The highest-profile case of these risks happened in Spain during 2008. The Spanish government put a FiT into place similar to the program that had been successful in Germany. They used a date-based trigger, allowing developers who completed their projects before year-end to sign a 20-year fixed-price PPA with the government. Unfortunately the program designers set the subsidy level far too high. The Spanish market grew from negligible size to more than 2 GW in a single year. This resulted in far more solar being developed in Spain than the government had hoped for—or could really even afford. As a result, the Spanish government was forced to completely overhaul the program and essentially default on its obligations by reducing FiT payments to projects already up and running. All these changes brought turmoil in the Spanish and global solar markets, resulting in the Spanish market shrinking back to almost zero before climbing back to a more sustainable level of approximately 500 MW per year.
The elegance of the reverse auction mechanism is that it relieves the pressure on the program designers to set the correct incentive level. Instead the mechanism allows the market to set the incentive levels by forcing developers to compete to participate in the program. The mechanism also easily allows program designers to cap their risk and achieve their goal of developing a specific amount of generation capacity. The only apparent danger here is that it could attract bidders developing highly speculative projects. If participation hurdles—cash deposits, development experience, and demonstration of project viability—aren’t set sufficiently high, then the program will be flooded with projects that will never be built.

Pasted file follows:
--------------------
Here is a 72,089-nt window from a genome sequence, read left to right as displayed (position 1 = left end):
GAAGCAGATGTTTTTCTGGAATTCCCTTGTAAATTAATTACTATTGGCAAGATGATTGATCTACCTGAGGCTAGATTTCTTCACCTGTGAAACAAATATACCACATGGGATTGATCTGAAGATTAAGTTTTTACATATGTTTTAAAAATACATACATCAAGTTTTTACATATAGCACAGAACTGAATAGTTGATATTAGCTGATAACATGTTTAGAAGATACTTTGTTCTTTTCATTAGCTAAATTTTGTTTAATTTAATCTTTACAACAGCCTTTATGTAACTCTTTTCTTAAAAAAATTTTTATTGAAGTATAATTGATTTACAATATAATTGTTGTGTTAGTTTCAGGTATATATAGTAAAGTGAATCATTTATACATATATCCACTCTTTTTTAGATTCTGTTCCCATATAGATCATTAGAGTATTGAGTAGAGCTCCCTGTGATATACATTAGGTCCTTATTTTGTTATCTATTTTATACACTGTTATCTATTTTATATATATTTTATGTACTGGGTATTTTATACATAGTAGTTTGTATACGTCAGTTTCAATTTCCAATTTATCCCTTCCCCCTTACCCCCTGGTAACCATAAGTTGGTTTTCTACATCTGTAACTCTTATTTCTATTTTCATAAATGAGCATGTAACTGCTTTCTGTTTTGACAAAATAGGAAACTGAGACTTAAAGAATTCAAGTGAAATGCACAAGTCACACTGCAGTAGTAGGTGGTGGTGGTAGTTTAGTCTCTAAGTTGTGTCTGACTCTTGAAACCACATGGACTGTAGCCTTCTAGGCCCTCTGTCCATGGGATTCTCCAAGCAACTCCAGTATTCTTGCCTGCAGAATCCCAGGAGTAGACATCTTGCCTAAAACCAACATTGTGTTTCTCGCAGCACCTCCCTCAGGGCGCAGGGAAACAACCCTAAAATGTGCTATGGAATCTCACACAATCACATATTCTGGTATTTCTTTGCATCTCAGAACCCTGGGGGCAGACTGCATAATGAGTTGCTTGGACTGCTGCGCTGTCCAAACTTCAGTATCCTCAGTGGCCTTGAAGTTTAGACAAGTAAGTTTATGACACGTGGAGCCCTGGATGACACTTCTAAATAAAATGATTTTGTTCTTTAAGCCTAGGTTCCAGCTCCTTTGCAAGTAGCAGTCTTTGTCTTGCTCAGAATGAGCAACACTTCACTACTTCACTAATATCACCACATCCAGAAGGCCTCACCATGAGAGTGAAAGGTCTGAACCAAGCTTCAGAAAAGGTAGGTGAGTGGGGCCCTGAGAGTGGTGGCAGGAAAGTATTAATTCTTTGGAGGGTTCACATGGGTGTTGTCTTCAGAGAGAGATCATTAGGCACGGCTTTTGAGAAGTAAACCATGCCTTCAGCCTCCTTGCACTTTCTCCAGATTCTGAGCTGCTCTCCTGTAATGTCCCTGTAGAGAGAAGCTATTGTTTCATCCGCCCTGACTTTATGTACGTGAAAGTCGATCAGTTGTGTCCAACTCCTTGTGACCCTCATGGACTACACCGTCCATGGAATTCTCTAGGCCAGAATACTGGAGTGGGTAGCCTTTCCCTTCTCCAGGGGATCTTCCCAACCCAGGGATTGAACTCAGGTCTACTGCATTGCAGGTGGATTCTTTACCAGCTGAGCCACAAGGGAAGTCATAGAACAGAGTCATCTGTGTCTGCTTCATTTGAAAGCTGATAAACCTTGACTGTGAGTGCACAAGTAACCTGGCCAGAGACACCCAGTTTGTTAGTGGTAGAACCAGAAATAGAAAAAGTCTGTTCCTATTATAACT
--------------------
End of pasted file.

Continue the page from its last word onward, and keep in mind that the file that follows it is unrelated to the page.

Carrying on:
This is a problem that California is already facing, with previous efforts to meet the state’s renewable energy portfolio (REP) standard through the development of large utility-scale power plants. Unfortunately, to date, the vast majority of the PPAs signed by the utilities haven’t resulted in renewable energy being produced. If the program designers can avoid this trap, then the program should successfully result in the rapid development of a massive amount of solar energy at the best market prices.
Lastly this program seeks to encourage growth in distributed generation by allowing only projects between 1 MW and 20 MW in size to participate.
Distributed generation can offer several advantages over central plant or utility-scale renewable projects, most notably that distributed projects have a higher success rate, in terms of actually getting built. Also they don’t have the same transmission, interconnection or environmental approval hurdles that large solar farm projects usually face. Utilities can expect a distributed generation developer to start delivering power within 18 months of receiving a signed PPA, compared to the several years that large central station projects take to complete the steps required for permitting and interconnection. As a result, 1 GW of distributed solar generation probably can be interconnected much faster in 1- to 20-MW chunks than 1 GW of utility scale solar in 50- to 500-MW chunks—counterintuitive as that might seem.
One obvious way that the California program could be improved is to directly encourage solar projects on rooftops or parking lots. Such installations offer environmental and community advantages, because they make good use of real estate from which no other additional energy generation or public benefit can be derived.
Ultimately solar’s greatest advantage as a technology might be that you can put it almost anywhere, and therefore don’t need to compete with agriculture, wildlife or wind farms for real estate. Solar has a large footprint requirement, compared to other technologies, but the fact that you can put it in places where other technologies can’t go improves the value proposition of distributed solar.
CPUC’s new program recognizes this value proposition and seeks to make it as economical as possible by combining the German type FiT with a new allocation mechanism. The 1-GW RAM fills a void in existing energy policy by incentivizing the development of distributed generation projects that have a high probability of entering service. If implemented properly, the RAM could serve as an international model for how to successfully and efficiently drive the development of renewable energy.